Probably more notable for its sterling young cast than its contribution to the language of cinema, Taps's study of the code of honor that joins the young cadets is mildly engaging, but burdened by a predictable climax. In a reversal of subsequent career moves, Sean Penn's feature film debut as the group's conscience is impressively intense, while a very young Tom Cruise also makes a strong impression as the corp's psychopath. However, the film belongs to the sensitive and angst-ridden Timothy Hutton and the reliably grizzled George C. Scott, and neither disappoints. If only Robert Mark Kamen's script had tried to rise above the obvious and Harold Becker's (The Onion Field, Sea of Love) direction had been more energetic (the film suffers from staginess), Taps may have been a more consistently entertaining effort. Still, the film's moral conflict between the land-grabbing, profit-motive villagers and the honor-bound Bunker Hill Military Academy cadets is interesting, if somewhat dubious -- the students' views on honor and valor seem muddled and unclear.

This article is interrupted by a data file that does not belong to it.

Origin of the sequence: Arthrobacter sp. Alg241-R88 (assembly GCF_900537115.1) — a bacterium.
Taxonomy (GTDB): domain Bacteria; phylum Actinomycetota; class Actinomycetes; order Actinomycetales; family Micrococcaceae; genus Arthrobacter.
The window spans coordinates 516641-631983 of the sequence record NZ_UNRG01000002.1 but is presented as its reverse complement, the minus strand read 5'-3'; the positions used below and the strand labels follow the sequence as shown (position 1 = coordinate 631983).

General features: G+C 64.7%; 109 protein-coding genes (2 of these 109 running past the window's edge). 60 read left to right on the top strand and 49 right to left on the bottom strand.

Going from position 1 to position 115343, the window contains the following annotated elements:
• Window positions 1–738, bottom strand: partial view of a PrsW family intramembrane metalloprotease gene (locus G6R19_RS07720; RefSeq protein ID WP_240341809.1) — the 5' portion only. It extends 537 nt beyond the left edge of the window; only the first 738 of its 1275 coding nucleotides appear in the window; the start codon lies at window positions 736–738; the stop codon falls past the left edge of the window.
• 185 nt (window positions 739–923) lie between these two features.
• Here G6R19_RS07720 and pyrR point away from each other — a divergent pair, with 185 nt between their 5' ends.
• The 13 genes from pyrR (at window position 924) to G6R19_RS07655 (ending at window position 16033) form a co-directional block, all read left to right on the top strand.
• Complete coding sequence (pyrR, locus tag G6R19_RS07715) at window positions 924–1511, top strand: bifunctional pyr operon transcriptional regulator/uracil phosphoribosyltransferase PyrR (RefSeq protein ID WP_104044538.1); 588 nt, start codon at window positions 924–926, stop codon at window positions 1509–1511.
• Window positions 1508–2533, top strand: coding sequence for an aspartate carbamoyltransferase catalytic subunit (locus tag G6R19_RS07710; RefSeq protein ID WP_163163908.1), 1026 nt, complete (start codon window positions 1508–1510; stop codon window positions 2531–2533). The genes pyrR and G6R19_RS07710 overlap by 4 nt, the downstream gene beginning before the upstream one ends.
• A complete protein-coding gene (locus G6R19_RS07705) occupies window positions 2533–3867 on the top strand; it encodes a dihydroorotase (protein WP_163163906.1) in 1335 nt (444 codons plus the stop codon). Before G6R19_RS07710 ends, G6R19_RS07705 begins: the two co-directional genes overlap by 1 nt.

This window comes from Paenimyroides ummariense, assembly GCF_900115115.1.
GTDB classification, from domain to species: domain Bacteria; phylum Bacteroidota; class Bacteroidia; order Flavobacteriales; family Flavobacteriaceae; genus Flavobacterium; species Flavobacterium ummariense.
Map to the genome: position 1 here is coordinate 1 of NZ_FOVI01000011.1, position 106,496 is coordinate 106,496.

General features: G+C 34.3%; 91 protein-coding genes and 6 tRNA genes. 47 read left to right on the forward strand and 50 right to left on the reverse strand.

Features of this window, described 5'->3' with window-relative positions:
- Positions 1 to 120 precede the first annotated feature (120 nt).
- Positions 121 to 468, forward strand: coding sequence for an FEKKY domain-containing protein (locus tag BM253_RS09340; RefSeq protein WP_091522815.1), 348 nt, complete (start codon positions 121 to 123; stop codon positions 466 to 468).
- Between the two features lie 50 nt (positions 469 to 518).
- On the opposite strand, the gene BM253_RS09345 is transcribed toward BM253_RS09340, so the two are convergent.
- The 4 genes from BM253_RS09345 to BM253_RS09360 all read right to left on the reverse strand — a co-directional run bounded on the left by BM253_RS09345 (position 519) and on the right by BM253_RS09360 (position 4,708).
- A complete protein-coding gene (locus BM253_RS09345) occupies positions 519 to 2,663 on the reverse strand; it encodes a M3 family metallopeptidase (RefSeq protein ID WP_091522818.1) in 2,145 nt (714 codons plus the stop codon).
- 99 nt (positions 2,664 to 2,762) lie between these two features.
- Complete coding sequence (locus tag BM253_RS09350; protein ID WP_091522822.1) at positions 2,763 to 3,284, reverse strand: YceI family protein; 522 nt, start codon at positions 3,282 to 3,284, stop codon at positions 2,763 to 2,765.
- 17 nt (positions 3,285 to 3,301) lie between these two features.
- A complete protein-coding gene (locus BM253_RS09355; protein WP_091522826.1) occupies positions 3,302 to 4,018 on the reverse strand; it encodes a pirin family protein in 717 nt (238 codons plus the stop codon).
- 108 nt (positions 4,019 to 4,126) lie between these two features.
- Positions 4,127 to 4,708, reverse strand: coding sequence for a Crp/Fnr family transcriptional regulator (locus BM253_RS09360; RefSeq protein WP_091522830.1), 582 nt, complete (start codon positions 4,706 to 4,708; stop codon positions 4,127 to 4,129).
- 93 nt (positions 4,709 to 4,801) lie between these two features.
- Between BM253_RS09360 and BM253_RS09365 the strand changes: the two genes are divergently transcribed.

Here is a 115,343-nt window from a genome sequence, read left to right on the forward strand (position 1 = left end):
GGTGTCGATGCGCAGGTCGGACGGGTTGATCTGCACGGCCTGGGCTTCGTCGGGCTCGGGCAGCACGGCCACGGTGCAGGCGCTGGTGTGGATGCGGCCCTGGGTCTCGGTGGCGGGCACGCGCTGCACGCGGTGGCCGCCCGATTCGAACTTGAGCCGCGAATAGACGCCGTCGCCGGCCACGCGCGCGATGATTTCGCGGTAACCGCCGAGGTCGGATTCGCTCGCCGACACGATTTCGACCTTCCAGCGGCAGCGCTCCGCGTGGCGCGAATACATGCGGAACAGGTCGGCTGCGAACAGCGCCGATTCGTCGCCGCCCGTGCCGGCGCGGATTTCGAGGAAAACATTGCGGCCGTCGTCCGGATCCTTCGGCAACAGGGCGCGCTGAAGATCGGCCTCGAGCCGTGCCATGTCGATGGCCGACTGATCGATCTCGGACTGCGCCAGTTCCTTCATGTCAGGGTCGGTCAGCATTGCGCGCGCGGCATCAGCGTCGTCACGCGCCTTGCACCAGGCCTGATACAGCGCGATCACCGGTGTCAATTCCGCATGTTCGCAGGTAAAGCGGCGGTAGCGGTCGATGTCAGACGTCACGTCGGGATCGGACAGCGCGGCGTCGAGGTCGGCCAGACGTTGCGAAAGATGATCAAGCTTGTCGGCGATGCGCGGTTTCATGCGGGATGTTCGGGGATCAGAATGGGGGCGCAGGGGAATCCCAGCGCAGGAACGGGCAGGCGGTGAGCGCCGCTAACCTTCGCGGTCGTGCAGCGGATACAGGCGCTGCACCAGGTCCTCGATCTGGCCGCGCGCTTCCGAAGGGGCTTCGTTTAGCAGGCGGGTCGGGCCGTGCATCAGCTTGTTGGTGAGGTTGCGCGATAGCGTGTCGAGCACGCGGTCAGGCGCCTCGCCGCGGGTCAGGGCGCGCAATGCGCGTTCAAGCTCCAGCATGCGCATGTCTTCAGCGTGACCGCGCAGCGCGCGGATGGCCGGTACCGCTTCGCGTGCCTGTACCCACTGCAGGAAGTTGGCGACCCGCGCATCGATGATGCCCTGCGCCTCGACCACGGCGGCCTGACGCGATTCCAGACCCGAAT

by Dan Jardine review